Categories Asia, Convention on Biological Biodiversity, Events, Events organised or co-organised by the consortium, Global, ICCA and conservation policy, ICCA on the international level, International events, Japan

ICCAs at COP 10 (Nagoya, October 2010)—some good news, some disappointments, some fresh worries… and much work ahead!

The tenth Conference of the Parties (COP 10) of the Convention on Biological Diversity (CBD) held in the second half of October 2010 in Nagoya (Japan) reaffirmed and strengthened the centrality of governance of protected areas and the recognition and support to ICCAs and sacred sites. Follow this link to read more on ICCAs in Decisions of CBD COP 10.

The Conference discussed and approved a number of major policy documents, including an in depth review of the implementation of the Programme of Work on Protected Areas (PoWPA), which will guide CBD work on protected areas for the next decade. Some agreed wordings are clear and undoubtedly positive (see below). Others still fall short of advancing meaningful change. And some last minutes alterations brought us some sincere disappointment. In all, however, the picture is encouraging even if, as usual… much work simply lies ahead.The members and partners of the ICCA Consortium have been gearing up and assisting for this “encouraging picture” for a number of years. From Durban’s Vth World Parks Congress to COP 7, COP 8, COP 9 and other dedicated CBD meetings, we closely accompanied preparation, development, refinement and evaluations of PoWPA. Most recently, we actively participated in the SBSTTA meeting in Nairobi (May 2010) where the draft decision documents for COP 10 were developed. In addition, we volunteered technical support for the preliminary training on protected area governance held in 2009 at all four PoWPA Regional Review meetings (Ivory Coast, India, Colombia and Germany). Mentioning only recent documents, we co-produced IUCN/CEESP Briefing Note no. 8, no. 9 and no. 10 on issues of governance of protected areas and ICCAs specifically addressing CBD delegates and advisors. In Nagoya, the ICCA Consortium organised its first large General Assembly and co-organised two side events at COP 10, one focusing on ICCAs in terrestrial environments and the other on ICCAs in marine and coastal environments. The side event were very well attended and lively and provided an occasion to launch the new publication Bio-cultural diversity conserved by indigenous peoples and local communities: examples and analysis – a 72-page document produced in English, Spanish and French (see the publication page). We also co-organised a three-day ICCA workshop, which was held in Shirakawa at the end of COP 10.

International ICCA Workshop, Shirakawa (Japan), in the occasion of CBD COP 10

International ICCA Workshop, Shirakawa (Japan), in the occasion of CBD COP 10

To be honest, we could have done more. Had we been more focused and active we could have possibly achieved the word changes we really hoped for regarding a more effective involvement of indigenous peoples and local communities in reporting about PoWPA. And we could have been more prepared to counteract the last-instant modifications proposed by the delegate of New Zealand who erased the invitation to CBD Parties to “respect the customary governance systems that have maintained ICCAs over time”. We feel deeply frustrated about that, but the learning is important. We now know that we must – next time— work more closely with several country delegations and simply sit next to them at the time of discussing specific wordings… including those that are not bracketed and passed all scrutinises up to the last!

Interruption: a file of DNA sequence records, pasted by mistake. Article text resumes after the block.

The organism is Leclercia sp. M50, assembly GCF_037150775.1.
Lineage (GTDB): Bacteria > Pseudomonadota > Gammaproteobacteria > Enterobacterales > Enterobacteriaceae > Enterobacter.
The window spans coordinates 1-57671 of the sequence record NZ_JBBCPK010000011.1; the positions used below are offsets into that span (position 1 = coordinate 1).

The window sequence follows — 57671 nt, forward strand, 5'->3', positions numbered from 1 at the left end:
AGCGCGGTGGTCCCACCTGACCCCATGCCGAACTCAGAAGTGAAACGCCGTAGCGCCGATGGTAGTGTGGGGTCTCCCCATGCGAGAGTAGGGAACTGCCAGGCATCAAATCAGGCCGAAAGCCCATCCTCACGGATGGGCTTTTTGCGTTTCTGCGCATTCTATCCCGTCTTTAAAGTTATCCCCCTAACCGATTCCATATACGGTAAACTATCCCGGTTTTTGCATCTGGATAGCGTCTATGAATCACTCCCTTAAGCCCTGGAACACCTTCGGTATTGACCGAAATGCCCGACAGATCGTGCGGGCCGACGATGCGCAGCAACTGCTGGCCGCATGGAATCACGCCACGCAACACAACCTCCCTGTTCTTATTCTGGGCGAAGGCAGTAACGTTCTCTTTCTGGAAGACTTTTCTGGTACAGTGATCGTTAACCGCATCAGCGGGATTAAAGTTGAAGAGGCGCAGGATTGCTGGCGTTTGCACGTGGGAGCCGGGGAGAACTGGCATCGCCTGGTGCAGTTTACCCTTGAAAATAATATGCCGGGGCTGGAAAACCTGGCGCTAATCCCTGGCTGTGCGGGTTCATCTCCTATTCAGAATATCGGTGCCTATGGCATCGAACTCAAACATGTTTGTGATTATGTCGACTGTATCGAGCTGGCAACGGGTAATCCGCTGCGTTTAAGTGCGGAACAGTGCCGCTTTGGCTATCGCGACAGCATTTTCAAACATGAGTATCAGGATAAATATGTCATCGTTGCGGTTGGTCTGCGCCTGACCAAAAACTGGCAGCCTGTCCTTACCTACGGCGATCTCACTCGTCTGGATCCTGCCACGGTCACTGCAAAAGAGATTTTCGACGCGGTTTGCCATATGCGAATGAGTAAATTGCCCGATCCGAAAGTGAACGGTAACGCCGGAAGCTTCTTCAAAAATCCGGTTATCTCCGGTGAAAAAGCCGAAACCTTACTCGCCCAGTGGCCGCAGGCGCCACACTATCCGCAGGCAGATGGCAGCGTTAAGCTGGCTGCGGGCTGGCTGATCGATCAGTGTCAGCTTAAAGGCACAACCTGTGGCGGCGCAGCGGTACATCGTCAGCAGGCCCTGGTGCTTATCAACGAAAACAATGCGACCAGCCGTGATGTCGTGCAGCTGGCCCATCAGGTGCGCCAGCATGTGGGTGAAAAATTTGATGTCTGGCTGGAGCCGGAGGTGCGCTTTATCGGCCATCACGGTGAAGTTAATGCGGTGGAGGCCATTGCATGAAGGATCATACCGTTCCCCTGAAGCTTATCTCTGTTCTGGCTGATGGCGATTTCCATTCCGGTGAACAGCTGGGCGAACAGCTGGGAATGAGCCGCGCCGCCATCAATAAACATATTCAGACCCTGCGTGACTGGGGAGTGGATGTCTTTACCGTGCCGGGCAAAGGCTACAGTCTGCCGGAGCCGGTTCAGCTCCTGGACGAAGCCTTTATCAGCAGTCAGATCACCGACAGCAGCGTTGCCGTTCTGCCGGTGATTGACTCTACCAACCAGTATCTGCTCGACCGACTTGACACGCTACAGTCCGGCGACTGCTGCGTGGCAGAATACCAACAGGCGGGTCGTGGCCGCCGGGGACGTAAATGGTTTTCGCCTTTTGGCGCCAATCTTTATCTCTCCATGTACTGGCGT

The wordings on the main approved document are important. Parties are invited to “Recognize the role of indigenous and local community conserved areas…”; “Improve and, where necessary, diversify and strengthen protected-area governance types…”; “Recognize the contribution of […] indigenous and local community conserved areas within the national protected area system through acknowledgement in national legislation or other effective means”;” Establish effective processes for the full and effective participation of indigenous and local communities, in full respect of their rights and recognition of their responsibilities, in the governance of protected areas…”;”Further develop and implement measures for the equitable sharing of both costs and benefits arising from the establishment and management of protected areas…”; “Include indigenous and local communities in multi-stakeholder advisory committees, in consultations for national reporting on the programme of work on protected areas, and in national reviews of the effectiveness of protected area system”. Furthermore, Parties are encouraged to carry out assessments of the governance of their protected areas using toolkits prepared by the CBD Secretariat. We are already actively assisting in that work, which is currently led by CEESP member Neema Pathak of Kalpavriksh, India (one of the key organisations members of the ICCA Consortium). And the ICCA Consortium will collaborate with the IUCN Global protected areas programme to develop technical guidance on governance of protected areas, to assist directly in capacity building at regional and sub-regional level and to plan ahead for the 6th World Parks Congress of 2014.